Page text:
Theosophy - Open Discussion

Discussion in 'Belief and Spirituality' started by Avi, Dec 5, 2009.

  1. arthra

    arthra Baha'i

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    My own "take" on the Theosophy movement is that it was at an interesting crossroads in the late nineteenth century - early twentieth in that it acted as a go between at the time as it acted as a source of knowledge of eastern religions.. particularly aspects of Hinduism and Buddhism and the West. There were few authentic translations available of the classic scriptures of Hinduism or Buddhism..aside from the work of Max Muller.

    So there was a potential and a promise I think that theosophy could have acted as an important go between but it squandered it's opportunities..

    Olcott favored Theravadin Buddhism others preferred Tibetan forms .. there was a link to the Arya Samaj and so on.. Besant championed a free India and is still venerated for her work.

    Today the world is much more unified and cosmopolitan. The need for a go between is really no longer there.

    The movement also splintered and various leaders took off in their own directions .. so pretty much from the start there was infighting and conflicts that have had their affects to this day.

    My own take on any "links" between Nazism and Theosophy is that by the time Nazism was growing it's probably true to say there were some German occultists who were behind it but they did not represent most theosophists .. as the movement was already badly splintered.

    I see though theosophy as movement that was influenced early on by spiritualism that was very widespread.. and there were antecedents in Swedenborgianism and before that with Rosicrucian ideas..

    Jacob Boehme the shoe repairman has a special place though to me and was known as the German Theosopher ... Also Jacobius Comenius has a special place and a crucial one and will be sourced and thought about for a long time in the future..

    - Art :)
     
  2. iBrian

    iBrian Peace, Love and Unity Staff Member

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    Indeed, the Nephilim feature quite a lot through Theosophy, not least through their exploration of Angels as a concept - I seem to recall something about Blavatsky believing the Nephilim were still trapped on earth, living under the Himalayas. The Nephilim themselves are a fascinating subject in themselves, as is the collection of angle lore the TS have collected together in their encyclopedia - which can be quite difficult to find elsewhere.

    I believe there's a specific quote in Genesis that Nick or Bruce may have linked to before - whether the Theosophical interpretation is valid or not I would not think the point, as so many different groups read their own into individual passages.

    I'm not easily convinced the TS is a hate group - certainly not in the mainstream - but I think the onus is actually on proving such claims, rather than demanding them guilty until proven innocent.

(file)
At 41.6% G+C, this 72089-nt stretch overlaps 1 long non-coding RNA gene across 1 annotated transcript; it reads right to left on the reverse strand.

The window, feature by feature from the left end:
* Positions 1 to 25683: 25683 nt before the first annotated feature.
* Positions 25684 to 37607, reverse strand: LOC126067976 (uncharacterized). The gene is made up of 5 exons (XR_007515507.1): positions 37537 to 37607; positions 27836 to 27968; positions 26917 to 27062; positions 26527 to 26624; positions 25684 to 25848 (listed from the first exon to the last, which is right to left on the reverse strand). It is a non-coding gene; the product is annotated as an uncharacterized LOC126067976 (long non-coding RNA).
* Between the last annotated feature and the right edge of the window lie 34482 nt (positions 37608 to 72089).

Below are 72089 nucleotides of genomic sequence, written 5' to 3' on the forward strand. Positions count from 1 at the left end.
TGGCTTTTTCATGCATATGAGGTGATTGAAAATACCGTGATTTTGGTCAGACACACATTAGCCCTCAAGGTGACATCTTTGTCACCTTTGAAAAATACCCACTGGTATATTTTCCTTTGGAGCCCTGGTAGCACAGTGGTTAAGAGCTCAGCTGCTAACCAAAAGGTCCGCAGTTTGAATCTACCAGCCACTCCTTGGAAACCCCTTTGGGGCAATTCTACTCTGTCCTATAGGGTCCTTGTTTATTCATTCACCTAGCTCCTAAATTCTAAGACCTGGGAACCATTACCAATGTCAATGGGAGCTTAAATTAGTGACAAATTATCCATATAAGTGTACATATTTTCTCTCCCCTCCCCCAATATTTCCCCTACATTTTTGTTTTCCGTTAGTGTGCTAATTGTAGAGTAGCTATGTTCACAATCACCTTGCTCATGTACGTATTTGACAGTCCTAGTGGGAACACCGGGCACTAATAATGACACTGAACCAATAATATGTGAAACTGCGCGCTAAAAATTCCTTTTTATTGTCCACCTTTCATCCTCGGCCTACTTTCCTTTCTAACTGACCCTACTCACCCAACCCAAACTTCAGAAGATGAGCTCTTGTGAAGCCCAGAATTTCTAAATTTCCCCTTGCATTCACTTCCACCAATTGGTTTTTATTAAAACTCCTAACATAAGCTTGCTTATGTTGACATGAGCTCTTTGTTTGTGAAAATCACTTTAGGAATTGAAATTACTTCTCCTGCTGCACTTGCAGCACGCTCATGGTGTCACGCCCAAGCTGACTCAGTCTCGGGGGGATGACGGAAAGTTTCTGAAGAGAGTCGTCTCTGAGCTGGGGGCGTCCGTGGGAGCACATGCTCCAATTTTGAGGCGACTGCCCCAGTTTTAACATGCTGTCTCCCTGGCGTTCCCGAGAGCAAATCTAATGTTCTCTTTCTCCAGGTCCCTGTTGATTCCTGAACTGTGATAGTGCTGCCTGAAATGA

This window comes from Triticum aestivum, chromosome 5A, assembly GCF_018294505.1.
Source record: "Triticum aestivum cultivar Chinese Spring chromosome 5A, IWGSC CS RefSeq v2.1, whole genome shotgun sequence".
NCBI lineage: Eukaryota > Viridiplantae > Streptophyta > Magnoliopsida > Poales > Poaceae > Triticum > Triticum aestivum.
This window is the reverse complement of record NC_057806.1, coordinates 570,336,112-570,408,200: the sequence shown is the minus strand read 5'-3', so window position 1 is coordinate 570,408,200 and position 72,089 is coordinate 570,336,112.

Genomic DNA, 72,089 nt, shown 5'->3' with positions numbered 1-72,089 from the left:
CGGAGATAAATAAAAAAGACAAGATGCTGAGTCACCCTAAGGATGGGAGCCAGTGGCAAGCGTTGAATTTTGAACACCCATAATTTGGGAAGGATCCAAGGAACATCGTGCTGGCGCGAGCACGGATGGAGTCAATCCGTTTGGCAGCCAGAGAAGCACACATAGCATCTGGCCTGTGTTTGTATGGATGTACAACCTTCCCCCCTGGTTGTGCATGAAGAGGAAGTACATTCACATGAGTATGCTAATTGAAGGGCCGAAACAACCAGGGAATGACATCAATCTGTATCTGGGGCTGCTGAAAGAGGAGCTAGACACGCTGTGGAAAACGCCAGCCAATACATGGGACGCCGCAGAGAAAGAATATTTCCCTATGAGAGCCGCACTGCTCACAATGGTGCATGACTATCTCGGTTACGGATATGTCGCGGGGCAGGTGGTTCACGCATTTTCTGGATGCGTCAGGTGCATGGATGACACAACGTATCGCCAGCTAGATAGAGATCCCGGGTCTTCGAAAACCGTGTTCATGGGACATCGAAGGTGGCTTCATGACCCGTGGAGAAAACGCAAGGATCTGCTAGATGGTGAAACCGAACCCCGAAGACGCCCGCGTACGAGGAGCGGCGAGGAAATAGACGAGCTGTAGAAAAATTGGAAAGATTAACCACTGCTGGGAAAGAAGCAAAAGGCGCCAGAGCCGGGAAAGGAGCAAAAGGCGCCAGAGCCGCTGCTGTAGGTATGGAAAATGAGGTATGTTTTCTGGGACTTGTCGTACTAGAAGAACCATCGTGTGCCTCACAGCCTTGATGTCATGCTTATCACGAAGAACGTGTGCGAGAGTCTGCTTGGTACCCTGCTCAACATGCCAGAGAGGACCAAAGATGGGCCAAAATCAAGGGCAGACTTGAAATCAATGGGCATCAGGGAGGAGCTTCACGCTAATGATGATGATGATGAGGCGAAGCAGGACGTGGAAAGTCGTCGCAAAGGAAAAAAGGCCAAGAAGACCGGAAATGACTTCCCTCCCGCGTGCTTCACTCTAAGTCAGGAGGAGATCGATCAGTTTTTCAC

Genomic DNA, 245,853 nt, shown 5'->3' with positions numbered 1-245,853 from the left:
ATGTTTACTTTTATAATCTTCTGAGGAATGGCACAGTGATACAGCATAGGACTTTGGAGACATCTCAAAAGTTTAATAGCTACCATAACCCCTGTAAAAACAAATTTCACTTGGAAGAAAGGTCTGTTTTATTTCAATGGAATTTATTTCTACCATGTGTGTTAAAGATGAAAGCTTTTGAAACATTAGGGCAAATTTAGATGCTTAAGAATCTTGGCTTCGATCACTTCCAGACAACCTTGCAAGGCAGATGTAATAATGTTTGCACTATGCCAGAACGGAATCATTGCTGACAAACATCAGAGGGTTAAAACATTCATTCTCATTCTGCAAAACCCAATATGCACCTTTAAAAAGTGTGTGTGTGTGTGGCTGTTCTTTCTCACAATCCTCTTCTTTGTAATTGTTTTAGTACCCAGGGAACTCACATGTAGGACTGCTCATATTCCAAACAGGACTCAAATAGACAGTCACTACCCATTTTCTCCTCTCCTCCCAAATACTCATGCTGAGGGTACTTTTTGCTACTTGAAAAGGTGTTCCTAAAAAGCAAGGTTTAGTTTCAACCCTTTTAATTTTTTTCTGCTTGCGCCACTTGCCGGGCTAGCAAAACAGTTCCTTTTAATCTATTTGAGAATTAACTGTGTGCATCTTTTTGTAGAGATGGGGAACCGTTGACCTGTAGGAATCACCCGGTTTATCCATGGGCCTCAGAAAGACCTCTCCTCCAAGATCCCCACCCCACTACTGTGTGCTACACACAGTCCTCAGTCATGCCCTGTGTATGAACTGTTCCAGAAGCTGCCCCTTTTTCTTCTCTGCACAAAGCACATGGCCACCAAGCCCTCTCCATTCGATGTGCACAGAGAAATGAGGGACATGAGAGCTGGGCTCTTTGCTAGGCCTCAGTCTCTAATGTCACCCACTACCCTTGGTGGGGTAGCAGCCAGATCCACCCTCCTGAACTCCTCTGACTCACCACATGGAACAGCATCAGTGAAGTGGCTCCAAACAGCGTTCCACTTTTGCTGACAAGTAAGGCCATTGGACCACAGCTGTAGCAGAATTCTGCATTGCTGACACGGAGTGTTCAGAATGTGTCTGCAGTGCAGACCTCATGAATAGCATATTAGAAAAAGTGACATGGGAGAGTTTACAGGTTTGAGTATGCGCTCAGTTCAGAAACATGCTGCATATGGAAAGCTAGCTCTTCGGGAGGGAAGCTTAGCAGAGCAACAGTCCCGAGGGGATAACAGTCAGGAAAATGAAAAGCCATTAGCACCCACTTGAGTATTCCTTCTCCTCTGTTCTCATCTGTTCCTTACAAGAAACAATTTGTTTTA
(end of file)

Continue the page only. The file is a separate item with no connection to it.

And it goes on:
Like I said, I'm open to further exploration of the possibilities, but I think it's more than premature to presume the modern TS of carrying the same socially-accepted standards of racism from 19th century European spiritual movements into the 21st century.
     
  3. Janz

    Janz What's Amatta U

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    Yes, I totally agree with your observation, Linda. After doing some research, I don't think the Modern Theosophical Society can even remotely be called a hate group. Here is a link to their web site: Theosophical Society in America

    For example if one reads the writings of Martin Luther, one shudders at the violent and vulgar language that he uses when writing about "the Jews." However, his writing was very common among the early 16th century. It was typical of Medieval Christian anti-Semitism and while this may have laid the groundwork for Nazism; modern anti-Semitism does differ in being based on pseudo-scientific notions of race. The Nazis imprisoned and killed Jews who converted to Christianity; Luther would of welcomed them. In 1994, The Evangelical Lutheran Church in America rejected Luther's anti-Semitic writings.
    See: Declaration of the Evangelical Lutheran Church in America to the Jewish Community

    I have also checked with Morris Dees and The Southern Poverty Law Center and while they have documented a staggering 926 hate groups operating in the USA- a more than 50% increase since 2000; I don't see any mention of the TS on those lists. Southern Poverty Law Center

    That is all for now..I will return later.
     
  4. Avi

    Avi Interfaith Forums

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    Janz, I appreciate your observations about Theosophy. The comment you made above however, fits exactly what I think Theosophy's current view on race is. That is why I have serious concerns about them.

    But I guess I am glad they did not make the Southern Poverty Law Center's list of hate groups.
     
  5. Janz

    Janz What's Amatta U

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    Avi,
    I am wondering if you are confusing the American Thule Society with Theosophy. The Thule Society is a neo-Nazi organization that is on the SPLC's list. Some interesting reading here: